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Liberalism and Small Proprietors

Sunday, July 18, 2004
A conservative acquaintance of mine has said in response to my arguments on behalf of liberalism that "one day you'll realize that small business is important." Now at the time, I wasn't sure how to respond to anything but the patronizing attitude. But now I think I might have something to say.

First it's important to sketch out what we mean exactly by small businesses. Most people divide the economy up into only 3 groups : business, labor, and consumers. The right represents the first, the left the second, and they fight over the third. Predictably this formulation conceals as much as it reveals. Each can be divided into high, middle, and low status groups. Labor is divided between professionals, high skill laborers, and low skill laborers. Consumers vary dramatically in wealth, and lumping IBM with your neighborhood grocery store is a little silly.

The right loves to pose as the champion of small business against the liberal threats of big government regulation, high taxes, and unionization, each of which poses real problems for small proprietors, whether they be farmers, independent retailers, or small producers. The liberal response has usually been... well, we never have really responded to this charge.

This situation really hurts. It hands over a major (and influential) constituency to the Republicans without a fight, a group that has major political, symbolic and theoretical importance. Small proprietors are one of the intellectual bedrocks of popular government, going all the way back to the Jeffersonian ideal of the independent small farmer (and before). This vision of a nation of shopkeepers and yeoman has tremendous symbolic resonance, as well as theoretical validity- small proprietors are the original middle class, the prerequisite for successful republics.

So we know that small proprietors should be preserved. So how do we square that desire with our interest in protecting consumers (through regulations) and labor (minumum wage, safety)? It's difficult, but let me take a stab at it. Small businesses are a fundamentally different enterprise than big corporations, and therefore government should have a different relationship. Whereas we should have an adversarial relationships with IBM, the mom and pop store should be actively supported. Our policies should make it easier for them to exist, and we should do so in a way that achieves our goals but places more of the burden for doing so on the state, rather than the business. And we should emphasize the importance of government intervention in creating an environment amenable to small businesses.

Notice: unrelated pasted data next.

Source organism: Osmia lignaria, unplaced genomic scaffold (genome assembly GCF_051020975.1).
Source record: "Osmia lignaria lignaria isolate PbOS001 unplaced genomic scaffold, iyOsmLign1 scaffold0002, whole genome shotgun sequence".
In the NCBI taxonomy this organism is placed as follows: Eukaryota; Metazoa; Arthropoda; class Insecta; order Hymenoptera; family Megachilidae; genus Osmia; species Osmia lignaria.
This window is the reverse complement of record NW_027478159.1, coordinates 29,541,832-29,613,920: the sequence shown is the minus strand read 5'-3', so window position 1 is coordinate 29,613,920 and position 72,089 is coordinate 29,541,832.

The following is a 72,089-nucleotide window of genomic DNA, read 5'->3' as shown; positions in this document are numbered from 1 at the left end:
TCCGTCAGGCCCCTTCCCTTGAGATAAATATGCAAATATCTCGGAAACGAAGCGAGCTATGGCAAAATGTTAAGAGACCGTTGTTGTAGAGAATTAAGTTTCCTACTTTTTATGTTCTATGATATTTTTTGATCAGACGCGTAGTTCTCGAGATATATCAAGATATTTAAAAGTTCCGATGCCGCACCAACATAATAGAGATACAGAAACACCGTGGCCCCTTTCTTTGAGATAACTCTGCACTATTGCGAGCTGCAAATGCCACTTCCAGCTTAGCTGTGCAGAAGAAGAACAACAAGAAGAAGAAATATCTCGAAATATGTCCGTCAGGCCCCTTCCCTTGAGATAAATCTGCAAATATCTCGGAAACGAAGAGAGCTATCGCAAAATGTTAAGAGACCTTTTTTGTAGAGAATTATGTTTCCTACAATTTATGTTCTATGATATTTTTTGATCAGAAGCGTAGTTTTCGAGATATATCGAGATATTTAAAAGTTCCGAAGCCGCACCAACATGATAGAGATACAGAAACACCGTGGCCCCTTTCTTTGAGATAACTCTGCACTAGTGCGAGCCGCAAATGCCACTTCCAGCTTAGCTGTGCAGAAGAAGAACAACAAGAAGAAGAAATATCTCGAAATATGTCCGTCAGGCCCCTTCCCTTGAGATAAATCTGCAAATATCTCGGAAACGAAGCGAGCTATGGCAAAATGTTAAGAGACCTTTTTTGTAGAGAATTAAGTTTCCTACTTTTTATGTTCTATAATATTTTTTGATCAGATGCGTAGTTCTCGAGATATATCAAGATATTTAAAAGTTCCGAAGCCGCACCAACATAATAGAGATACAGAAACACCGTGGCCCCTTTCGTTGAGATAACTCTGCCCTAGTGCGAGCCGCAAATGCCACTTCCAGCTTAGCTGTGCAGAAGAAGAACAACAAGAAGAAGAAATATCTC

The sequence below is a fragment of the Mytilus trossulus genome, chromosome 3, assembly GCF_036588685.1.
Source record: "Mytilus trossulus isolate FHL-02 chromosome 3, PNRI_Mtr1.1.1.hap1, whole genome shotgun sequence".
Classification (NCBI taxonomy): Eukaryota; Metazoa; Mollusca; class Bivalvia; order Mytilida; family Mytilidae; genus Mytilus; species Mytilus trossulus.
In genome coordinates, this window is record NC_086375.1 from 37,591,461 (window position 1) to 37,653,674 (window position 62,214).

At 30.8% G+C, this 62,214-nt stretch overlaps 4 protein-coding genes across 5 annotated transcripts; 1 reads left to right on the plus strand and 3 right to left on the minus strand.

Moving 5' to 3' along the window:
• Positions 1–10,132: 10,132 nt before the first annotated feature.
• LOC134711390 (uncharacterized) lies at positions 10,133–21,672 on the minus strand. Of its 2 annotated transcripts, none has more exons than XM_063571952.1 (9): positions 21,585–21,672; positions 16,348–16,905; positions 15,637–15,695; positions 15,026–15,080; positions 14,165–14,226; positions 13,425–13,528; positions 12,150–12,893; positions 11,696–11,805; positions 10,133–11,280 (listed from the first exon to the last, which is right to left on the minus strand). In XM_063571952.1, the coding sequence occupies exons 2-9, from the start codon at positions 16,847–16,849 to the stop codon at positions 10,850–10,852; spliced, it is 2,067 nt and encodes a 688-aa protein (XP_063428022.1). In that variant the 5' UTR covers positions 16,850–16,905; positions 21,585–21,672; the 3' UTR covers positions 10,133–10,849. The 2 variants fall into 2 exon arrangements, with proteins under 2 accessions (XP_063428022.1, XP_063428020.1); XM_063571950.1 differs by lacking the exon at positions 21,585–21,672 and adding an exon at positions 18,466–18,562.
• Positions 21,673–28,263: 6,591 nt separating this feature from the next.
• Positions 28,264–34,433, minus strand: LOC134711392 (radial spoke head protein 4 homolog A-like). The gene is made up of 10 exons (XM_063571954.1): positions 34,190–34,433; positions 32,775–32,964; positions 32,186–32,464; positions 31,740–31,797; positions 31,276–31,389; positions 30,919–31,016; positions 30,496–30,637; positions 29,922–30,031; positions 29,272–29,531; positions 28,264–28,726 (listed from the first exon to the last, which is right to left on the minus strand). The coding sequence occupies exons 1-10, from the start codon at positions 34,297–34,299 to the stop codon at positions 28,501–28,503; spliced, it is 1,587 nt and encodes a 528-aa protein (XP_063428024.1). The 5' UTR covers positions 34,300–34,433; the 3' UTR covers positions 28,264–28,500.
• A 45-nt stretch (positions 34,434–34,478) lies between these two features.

Which is where the political bite comes in. Republicans champion small business rhetorically, but only rhetorically. Their real alliegiance are to the the megacorps, who have a fundamentally different interest from small proprietors. Just look at what Wal-Mart has done to the Main streets of Middle America. These are two groups very hostile to one another, who are in a very uneasy coalition at the moment.

A coalition we should be able to explode. By crusading against big companies and their abuses, we can not only project a persuasive populist message to working class people. We can also win over a substantial segment of the small business class. Defending the small farm and the small business against the depredations of the big company was, after all, the original impetus behind populism and its latter-day descendent, liberalism. It allows us to champion small town and middle class america against wealthy elites who live in palaces, removed from the lives of ordinary americans. If this isn't a winning political message, I don't know what is.

So what would I say to my right-wing friend now? "I am for small business, which is why I'm a Democrat."

And then chuckle at the look on his face.

P.S. There is a problem with blogger right now, so the comments function isn't working.
Posted by Arbitrista @ 3:35 PM
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